Inflammation 101

What is inflammation? It’s the reaction of tissue distinguished by pain, swelling, redness or feeling of rising temperature on the skin.

What causes inflammation?Food or poor diet choices, infections, injuries, stress, pollution, sun radiation or certain medical conditions.

What happens within the skin?This is where we get a little more technical. Inflammation is important to understand because it’s the body’s way to repair itself and fight off external invaders. There are 2 types of inflammation that can occur, an Immunogenic Inflammation (triggered by immune system) or a Neurogenic inflammation (triggered by nervous system). As soon as there is a trigger, 3 main skin cells (Mast Cells, The Langerhans cells and Macrophage cells) work together to start the inflammation process, hence the road to repair what’s wrong. It’s also important to realize that anyone can be susceptible to have inflammation, whether it’s caused by genetic elements or an allergy due to external elements (such as pollution or pollen). 

What can I do to prevent inflammation?

Be aware of FREE RADICALS: A free radical is a skin cell that has a damaged cellular membrane. In order to fix itself, it steals from the other healthy skin cell membranes. How do they appear? They are born from exposure to: pollution, UV rays, bad diet food, stress and medical conditions. So basically, the damage cell eats away the good cells, but even the ones that aren’t necessarily good (like a bacteria for example.) They eat whatever comes there way.

The body is under constant attack from oxidative stress. Oxygen in the body splits into single atoms with unpaired electrons. Electrons like to be in pairs, so these atoms, called free radicals, scavenge the body to seek out other electrons so they can become a pair. This causes damage to cells, proteins and DNA. […]Substances that generate free radicals can be found in the food we eat, the medicines we take, the air we breathe and the water we drink, according to the Huntington’s Outreach Project for Education at Stanford University. These substances include fried foods, alcohol, tobacco smoke, pesticides and air pollutants.”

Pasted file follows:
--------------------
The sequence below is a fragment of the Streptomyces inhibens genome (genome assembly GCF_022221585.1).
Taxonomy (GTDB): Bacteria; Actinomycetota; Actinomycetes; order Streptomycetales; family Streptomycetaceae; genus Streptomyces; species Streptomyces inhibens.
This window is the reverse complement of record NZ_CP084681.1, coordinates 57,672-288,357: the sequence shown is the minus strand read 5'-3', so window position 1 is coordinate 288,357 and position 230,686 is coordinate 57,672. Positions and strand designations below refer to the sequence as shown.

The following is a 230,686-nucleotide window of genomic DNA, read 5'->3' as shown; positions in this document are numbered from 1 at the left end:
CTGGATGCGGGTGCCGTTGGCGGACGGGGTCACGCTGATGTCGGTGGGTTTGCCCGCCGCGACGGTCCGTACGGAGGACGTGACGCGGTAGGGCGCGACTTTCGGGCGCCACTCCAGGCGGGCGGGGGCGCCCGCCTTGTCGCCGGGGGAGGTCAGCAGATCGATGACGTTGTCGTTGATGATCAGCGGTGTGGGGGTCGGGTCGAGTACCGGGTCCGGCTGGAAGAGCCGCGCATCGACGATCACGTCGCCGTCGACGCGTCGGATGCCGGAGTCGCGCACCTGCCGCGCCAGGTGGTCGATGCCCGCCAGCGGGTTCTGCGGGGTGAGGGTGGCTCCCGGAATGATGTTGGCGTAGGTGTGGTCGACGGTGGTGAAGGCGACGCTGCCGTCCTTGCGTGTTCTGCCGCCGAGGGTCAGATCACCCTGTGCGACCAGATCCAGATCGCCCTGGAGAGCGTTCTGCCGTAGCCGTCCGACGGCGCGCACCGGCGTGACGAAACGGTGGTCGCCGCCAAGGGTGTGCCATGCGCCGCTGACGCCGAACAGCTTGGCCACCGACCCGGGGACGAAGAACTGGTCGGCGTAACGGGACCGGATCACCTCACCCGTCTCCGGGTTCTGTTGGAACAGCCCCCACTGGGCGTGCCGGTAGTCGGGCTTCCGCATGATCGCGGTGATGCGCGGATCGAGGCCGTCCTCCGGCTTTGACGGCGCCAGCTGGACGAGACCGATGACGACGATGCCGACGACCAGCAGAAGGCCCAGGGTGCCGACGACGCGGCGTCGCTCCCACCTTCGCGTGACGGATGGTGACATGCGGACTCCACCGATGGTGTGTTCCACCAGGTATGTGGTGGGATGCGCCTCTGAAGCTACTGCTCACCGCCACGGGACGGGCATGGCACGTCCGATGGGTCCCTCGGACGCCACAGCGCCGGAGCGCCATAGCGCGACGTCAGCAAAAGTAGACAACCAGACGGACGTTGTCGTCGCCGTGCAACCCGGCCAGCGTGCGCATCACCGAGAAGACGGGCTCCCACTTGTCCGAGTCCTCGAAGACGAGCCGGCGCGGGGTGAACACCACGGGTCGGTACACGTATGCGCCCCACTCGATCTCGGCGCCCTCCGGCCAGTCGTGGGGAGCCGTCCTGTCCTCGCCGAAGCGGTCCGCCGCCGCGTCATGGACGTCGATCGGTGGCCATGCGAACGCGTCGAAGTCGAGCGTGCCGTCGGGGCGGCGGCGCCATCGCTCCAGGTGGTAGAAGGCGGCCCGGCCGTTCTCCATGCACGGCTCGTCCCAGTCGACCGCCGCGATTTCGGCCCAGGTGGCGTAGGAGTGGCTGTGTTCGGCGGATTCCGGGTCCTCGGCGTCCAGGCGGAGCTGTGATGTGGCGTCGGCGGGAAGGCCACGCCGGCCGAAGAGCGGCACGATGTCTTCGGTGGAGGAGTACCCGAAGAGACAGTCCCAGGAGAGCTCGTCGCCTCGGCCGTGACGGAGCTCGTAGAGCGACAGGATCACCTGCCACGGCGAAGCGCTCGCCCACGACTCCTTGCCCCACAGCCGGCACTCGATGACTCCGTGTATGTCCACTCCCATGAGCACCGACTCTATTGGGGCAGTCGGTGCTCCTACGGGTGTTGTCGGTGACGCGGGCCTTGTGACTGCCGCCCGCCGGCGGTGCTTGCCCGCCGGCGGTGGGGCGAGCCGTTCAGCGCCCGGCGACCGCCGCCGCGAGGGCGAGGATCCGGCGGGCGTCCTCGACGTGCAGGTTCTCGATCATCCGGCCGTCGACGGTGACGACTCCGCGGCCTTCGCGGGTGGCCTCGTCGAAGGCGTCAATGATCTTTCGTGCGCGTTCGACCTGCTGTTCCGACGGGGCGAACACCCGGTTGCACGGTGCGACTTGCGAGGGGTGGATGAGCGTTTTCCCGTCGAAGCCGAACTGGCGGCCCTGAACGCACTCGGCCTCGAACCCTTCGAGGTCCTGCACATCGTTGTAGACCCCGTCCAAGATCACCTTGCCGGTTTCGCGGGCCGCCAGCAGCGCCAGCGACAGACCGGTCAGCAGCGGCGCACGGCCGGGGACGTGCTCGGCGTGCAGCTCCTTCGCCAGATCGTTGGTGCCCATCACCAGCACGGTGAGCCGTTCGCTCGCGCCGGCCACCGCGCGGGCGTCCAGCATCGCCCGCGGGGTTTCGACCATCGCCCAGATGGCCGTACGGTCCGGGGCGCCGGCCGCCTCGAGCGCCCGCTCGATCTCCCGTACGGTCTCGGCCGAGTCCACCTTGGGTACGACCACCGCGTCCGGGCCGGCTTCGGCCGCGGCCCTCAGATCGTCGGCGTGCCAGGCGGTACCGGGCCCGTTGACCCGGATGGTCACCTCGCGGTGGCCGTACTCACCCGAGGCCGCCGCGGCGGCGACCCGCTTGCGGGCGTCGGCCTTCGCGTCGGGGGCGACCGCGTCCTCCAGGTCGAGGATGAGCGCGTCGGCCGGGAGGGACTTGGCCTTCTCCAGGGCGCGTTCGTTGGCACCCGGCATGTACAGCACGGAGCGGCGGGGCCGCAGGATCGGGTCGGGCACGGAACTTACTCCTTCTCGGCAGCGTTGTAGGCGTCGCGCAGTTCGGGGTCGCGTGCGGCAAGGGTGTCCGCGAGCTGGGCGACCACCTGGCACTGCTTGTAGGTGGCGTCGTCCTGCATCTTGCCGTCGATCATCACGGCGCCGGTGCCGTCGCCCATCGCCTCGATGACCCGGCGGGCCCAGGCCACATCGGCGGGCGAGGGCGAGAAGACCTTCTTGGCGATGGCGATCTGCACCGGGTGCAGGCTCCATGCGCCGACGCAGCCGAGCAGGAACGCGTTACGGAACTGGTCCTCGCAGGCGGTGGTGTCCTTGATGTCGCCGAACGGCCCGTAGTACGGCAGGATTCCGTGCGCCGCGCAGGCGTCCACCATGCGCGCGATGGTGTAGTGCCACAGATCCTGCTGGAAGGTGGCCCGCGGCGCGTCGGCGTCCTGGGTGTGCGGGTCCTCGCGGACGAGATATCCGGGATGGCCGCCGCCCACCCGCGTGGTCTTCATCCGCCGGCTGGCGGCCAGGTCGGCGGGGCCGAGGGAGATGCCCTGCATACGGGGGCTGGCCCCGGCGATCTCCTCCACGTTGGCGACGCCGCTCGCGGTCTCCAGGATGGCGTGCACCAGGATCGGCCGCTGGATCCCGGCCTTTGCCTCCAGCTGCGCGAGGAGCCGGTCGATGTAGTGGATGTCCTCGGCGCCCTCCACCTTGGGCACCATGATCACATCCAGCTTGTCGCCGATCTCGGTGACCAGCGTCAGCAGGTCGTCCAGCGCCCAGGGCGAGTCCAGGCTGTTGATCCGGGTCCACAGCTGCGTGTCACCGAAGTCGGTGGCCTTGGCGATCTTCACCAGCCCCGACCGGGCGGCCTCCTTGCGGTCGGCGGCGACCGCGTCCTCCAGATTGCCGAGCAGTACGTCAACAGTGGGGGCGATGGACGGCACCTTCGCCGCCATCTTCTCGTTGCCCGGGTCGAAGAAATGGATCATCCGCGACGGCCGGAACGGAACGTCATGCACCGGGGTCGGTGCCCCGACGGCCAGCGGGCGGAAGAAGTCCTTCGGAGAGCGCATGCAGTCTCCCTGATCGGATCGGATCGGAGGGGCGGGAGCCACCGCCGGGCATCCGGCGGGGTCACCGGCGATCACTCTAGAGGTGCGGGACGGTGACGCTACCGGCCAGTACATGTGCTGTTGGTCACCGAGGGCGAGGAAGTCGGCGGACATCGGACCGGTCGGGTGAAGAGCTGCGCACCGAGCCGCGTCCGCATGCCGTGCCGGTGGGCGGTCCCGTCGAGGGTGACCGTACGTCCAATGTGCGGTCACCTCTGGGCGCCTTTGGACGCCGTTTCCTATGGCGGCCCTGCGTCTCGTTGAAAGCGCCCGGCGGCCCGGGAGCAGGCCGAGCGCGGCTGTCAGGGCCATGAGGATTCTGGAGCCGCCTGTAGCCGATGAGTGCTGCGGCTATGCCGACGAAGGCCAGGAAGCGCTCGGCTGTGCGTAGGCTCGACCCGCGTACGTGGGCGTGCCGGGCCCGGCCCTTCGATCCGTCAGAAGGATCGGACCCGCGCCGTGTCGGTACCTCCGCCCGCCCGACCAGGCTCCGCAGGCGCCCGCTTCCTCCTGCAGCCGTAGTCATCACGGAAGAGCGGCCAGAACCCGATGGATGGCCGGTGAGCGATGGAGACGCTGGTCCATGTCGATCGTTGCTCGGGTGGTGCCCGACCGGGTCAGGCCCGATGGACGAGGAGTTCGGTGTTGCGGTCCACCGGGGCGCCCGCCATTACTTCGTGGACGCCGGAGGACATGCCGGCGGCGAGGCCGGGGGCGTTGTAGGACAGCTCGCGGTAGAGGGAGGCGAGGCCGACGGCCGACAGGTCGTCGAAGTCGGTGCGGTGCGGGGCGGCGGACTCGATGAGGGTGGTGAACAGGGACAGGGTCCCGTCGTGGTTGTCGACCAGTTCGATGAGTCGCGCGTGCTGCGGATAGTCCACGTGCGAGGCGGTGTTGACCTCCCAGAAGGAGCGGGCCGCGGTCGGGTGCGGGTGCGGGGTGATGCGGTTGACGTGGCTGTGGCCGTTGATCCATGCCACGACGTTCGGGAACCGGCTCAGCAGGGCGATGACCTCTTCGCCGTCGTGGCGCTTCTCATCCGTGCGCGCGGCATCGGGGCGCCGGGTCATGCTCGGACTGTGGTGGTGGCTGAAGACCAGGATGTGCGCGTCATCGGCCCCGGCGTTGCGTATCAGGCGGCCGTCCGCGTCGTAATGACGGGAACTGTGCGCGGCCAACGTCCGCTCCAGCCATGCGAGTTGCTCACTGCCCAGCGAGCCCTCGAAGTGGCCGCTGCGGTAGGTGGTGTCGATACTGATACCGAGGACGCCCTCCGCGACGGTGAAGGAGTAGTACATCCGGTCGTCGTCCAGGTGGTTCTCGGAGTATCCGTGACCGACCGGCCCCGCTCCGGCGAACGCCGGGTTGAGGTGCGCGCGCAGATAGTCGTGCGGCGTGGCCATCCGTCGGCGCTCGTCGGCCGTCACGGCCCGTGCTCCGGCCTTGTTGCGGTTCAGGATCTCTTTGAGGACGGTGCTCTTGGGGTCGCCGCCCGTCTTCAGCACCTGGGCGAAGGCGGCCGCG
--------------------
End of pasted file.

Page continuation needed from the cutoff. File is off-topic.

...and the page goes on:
SOURCE: Szalay, Jessie, 2016, What Are Free Radicals, online:, consulted March 14th 2019

      HOW to fight FREE RADICALS:

1.Include Anti-Oxidants in your diet: There is a way to minimize the presence of skin radicals: Anti-Oxidants! They stabilize the damaged cells. You can only find them through nutrients. The ORAC (Oxygen Radical Absorbance capacity) is the one and only way to know the level of antioxidant in certain foods. Goji berries and raspberries are one of the highest ones on the list. Check out the list annexed below, it will give you the best nutrients to find.

Source: 2013, Foods Rich in Anti-Oxidants ORAC Values, online:, consulted on March 6th 2019

2. Watch your lifestyle choices: Diet wise, whichever foods you decide to eat directly affects your health, but also your skin. Make sure that you consume highly nutrition foods! Think about it, whenever you eat junk food, do you feel the best the next day? No. You feel sluggish. It directly affects how your body functions, therefore how the health of your skin is (ex: eating too much dairy/carbs/sugar may cause acne flair ups!). Lifestyle choices also affect the health of your skin: don’t smoke and minimize your exposure to UV rays. Move your body to activate circulation, move your muscles and let them “breath”!

3. Use proper skin care products: You might disregard the usage of professional products, but the truth is that if you are using products that are either too harsh for your skin type, or not proper for your skin condition, you might damage your protective lipid barrier. This barrier locks the moisture in and protects it from harmful bacterias, germs, pollution, etc. For example, using a soap bar to cleanse your skin will destroy this barrier because the product you are using has a high PH level, which will remove your natural oils. No need to make everything complicated: use a proper cleanser, a toner and a moisturizer to maintain healthy water levels and to protect your skin!

Source: 2018, Your Lipid Barrier, Online:, consulted on March 6th 2019

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